Wednesday, November 11, 2015

Bitter End by Rex Stout

First Line: In the old brownstone house which was the dwelling, and also contained the office of Nero Wolfe on West 35th Street near the Hudson River in New York, heavy gloom had penetrated into every corner of every room, so that there was no escaping from it.

In my never-ending quest to further my knowledge of Golden Age mystery writers, I downloaded Rex Stout's first Nero Wolfe novella as well as one of his short stories to my Kindle.

Bitter End concerns the family business and personal relationships of a specialty food manufacturer. Nero Wolfe's chef is ill and unable to cook, which-- being new to this series-- I gather is quite the catastrophe. When someone comes to ask Wolfe to investigate food tampering in a family owned and operated factory, the only reason why Wolfe accepts the case is because he's just tasted the paté in one of the sabotaged cans. Of course, Archie Goodwin is the one who does all the real investigating, and as I read I found that I really enjoyed Archie's voice. Bitter End is a fast-paced and  rather easy-to-solve mystery

The short story "Out of the Line" paints an atmospheric portrait of New York City that I found rather poetic. In it, a spoiled rich woman decides to make someone else happy on her birthday, and Stout has a nice little ironic twist at the end.

All in all, Bitter End and "Out of the Line" are exactly what I was looking for: a good, solid introduction to Rex Stout, Nero Wolfe, and Archie Goodwin. I wouldn't be surprised if I read more in the future. 

Bitter End: The First Nero Wolfe Novella by Rex Stout
Book Revivals Press © 2015
eBook, 96 pages

Private Investigator/Novella, Nero Wolfe mystery
Rating: B+
Source: Purchased from Amazon. 


  1. Oh, I didn't know about this Nero Wolfe book. I have read "Fer-de-Lance," the first novel.
    I enjoy this series whenever I need light, humorous reading. And I often laugh out loud while I'm reading the Wolfe/Goodwin dialogues. It is like taking a mini-vacation to read one of these books, distracting, entertaining, witty.
    I read some of the books while a teenager, as my father read them, but came back to them after reading Yvette Banak's blog, as she is an ardent fan of the books.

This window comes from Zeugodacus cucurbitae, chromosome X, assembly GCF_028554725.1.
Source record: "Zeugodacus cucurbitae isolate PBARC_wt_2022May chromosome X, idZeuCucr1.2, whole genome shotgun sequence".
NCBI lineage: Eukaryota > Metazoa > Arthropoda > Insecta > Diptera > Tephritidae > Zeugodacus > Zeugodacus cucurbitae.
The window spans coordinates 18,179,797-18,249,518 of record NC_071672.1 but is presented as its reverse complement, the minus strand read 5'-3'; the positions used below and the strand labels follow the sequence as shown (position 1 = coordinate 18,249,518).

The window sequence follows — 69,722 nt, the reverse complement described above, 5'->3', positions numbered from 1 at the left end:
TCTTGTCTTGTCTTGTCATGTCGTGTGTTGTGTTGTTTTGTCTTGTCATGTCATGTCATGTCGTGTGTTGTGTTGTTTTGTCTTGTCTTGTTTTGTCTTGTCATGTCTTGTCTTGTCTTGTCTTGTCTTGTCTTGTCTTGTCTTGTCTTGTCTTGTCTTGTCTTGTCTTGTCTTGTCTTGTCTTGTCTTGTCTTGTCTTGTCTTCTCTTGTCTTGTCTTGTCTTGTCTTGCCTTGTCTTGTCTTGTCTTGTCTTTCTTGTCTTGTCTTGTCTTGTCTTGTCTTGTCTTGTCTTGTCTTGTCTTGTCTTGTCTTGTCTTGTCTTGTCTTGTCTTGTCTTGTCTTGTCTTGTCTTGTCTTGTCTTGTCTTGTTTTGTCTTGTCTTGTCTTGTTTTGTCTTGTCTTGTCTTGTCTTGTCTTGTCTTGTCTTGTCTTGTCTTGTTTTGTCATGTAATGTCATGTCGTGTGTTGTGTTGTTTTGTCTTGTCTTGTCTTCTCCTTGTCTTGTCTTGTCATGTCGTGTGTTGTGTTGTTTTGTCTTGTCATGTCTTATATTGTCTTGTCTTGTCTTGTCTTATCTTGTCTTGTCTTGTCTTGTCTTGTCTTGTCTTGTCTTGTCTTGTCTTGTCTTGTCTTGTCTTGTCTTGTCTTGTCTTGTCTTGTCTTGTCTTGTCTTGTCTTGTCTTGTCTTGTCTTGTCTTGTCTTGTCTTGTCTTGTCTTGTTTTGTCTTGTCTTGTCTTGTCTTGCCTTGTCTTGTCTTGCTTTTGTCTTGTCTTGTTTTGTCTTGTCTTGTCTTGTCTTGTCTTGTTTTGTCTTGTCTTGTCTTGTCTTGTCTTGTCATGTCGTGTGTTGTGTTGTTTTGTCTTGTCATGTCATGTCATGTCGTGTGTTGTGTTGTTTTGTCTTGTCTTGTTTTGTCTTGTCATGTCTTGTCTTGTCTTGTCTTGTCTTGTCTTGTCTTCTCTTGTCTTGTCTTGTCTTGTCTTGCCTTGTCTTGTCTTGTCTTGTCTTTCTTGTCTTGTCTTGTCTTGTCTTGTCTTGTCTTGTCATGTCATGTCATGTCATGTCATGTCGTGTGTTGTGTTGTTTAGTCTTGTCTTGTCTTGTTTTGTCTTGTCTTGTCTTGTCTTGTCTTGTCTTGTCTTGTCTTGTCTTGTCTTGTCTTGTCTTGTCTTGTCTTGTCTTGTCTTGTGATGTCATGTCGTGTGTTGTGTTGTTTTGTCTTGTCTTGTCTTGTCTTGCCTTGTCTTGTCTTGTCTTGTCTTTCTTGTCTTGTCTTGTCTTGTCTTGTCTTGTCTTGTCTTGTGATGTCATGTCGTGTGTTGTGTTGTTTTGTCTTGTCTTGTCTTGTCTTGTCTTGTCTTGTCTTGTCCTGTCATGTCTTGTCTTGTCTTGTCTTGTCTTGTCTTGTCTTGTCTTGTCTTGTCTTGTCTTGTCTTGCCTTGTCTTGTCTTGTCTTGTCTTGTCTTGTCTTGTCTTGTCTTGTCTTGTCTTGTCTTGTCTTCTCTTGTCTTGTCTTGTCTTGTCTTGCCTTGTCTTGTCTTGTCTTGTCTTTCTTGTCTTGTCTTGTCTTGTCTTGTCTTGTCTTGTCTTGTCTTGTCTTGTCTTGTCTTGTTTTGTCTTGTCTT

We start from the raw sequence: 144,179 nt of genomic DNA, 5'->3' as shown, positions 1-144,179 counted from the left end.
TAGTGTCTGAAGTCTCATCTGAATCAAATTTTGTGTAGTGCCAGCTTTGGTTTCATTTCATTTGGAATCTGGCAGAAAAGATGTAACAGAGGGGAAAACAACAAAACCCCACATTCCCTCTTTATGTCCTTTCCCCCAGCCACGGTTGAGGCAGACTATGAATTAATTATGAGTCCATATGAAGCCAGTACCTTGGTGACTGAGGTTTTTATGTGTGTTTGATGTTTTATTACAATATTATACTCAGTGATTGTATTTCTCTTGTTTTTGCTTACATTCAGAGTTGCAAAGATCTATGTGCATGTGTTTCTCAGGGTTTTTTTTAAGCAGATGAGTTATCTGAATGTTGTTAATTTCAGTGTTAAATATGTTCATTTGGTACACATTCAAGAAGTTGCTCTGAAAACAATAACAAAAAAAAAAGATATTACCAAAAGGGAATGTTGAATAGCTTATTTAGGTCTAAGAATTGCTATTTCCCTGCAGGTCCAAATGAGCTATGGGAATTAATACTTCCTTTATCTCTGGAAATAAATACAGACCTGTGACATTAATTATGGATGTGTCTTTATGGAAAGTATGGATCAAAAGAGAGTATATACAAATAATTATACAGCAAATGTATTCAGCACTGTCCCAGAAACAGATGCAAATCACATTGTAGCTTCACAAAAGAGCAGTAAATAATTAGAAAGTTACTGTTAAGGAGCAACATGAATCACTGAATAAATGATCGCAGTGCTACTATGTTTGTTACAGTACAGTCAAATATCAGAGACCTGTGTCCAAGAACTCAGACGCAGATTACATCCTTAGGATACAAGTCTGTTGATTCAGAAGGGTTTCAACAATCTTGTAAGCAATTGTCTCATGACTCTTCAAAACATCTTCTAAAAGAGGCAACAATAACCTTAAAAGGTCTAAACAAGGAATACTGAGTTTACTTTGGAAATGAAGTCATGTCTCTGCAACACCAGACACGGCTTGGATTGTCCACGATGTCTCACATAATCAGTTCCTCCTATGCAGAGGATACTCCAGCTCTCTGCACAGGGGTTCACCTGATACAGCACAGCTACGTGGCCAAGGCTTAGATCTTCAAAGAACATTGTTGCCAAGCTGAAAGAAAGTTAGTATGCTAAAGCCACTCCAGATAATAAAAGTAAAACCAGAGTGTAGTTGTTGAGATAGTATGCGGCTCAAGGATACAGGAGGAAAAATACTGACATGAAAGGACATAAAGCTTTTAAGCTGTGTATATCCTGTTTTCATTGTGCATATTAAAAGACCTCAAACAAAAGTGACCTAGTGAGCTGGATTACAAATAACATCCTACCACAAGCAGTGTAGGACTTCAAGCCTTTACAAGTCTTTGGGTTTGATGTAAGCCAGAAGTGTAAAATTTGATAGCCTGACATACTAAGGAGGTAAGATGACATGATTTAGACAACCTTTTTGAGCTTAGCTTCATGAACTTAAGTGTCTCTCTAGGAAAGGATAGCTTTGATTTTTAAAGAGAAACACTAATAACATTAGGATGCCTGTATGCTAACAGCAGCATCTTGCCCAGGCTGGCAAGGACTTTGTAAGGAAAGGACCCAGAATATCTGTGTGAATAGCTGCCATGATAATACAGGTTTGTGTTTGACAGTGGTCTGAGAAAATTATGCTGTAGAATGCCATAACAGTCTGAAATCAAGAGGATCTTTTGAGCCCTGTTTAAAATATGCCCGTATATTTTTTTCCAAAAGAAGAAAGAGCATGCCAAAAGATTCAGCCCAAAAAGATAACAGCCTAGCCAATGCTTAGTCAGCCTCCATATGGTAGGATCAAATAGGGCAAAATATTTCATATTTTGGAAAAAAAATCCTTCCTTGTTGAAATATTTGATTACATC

I could see why.

    1. Now I can see why, too. I love Yvette's blog.

  2. I think the Nero Wolfe series has a lot to recommend it, Cathy. It does have wit, but it's not 'frothy.' And the mysteries really are both interesting and challenging. I hope you'll keep dipping into those novels and enjoy the swim...

    1. Yes, I just keep finding all these gems to add to my list!

  3. As far as I know, I have not read that story.

    Archie is a wonderful narrator. I don't think the Nero Wolfe books would be half as interesting without him.

    They are well worth reading. And if you can get the two seasons of the most recent Nero Wolfe series, they did an excellent job with Archie and Wolfe.

    Oh, and yes, if Fritz is ill, it's a major disaster, lol! Wolfe could starve...

    1. The TV series with Timothy Hutton? I remember watching an episode and thinking that I should give the books a try. Only took me 15 years or so! LOL

    2. Yup, that's the one. Whenever I read the Nero Wolfe books, he's the one I picture as Archie. And the actor who played Wolfe as Wolfe, and the actor who played Fritz as Fritz, etc. It was really a shame they cancelled that series.

    3. Ya know, if they did that today, we'd have a better chance of bringing it back-- like I helped to do with Longmire....

  4. Timothy Hutton as Archie, Maury Chaykin as Wolfe.

    Loved that TV series. Maybe I should buy it so I can always watch it.

    1. I wonder if they have it on Netflix? I'll have to take a look. Well...make a note. I won't be having anything to do with a television for several more hours!


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